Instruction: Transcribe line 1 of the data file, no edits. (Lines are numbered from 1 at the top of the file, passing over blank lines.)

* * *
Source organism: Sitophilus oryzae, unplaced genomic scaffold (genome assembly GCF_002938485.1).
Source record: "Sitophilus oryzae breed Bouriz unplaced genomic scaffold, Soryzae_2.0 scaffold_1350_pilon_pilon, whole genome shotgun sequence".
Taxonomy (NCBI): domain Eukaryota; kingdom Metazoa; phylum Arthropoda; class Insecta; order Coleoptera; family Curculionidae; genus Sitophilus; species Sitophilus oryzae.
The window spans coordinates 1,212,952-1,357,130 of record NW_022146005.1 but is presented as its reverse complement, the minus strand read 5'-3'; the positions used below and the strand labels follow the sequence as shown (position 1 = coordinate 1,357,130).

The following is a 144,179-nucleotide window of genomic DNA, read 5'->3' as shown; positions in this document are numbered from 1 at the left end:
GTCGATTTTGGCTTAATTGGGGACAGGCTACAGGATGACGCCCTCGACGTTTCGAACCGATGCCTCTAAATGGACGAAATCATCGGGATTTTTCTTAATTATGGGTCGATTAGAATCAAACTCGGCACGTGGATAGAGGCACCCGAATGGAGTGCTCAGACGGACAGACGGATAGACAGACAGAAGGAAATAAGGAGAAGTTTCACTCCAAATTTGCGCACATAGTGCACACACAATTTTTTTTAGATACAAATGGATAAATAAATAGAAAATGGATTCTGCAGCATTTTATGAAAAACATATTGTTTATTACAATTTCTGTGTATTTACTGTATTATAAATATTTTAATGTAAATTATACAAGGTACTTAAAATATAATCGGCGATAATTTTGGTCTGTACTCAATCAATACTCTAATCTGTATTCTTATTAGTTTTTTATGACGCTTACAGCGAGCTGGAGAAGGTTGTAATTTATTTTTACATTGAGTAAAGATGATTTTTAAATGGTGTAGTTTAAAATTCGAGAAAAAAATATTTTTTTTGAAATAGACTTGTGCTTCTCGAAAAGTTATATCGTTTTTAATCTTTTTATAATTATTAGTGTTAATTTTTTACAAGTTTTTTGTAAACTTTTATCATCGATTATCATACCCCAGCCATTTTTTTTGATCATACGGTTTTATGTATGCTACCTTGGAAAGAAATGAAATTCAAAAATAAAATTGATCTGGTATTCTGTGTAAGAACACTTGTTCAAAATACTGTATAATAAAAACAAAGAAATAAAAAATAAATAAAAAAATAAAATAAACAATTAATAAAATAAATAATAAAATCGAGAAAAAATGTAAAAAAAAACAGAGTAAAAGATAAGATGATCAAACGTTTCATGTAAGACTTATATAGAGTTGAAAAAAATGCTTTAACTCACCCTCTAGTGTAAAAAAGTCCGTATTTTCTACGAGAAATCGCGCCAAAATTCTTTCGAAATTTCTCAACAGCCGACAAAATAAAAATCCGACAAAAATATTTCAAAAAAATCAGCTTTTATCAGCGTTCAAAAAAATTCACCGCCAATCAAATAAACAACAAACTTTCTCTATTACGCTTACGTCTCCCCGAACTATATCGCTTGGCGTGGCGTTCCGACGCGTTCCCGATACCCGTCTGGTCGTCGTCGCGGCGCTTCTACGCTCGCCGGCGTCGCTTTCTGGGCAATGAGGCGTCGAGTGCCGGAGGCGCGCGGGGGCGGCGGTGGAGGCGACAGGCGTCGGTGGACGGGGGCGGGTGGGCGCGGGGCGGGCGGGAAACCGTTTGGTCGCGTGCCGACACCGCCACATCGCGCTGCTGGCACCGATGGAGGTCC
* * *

Source organism: Sitophilus oryzae, unplaced genomic scaffold (genome assembly GCF_002938485.1).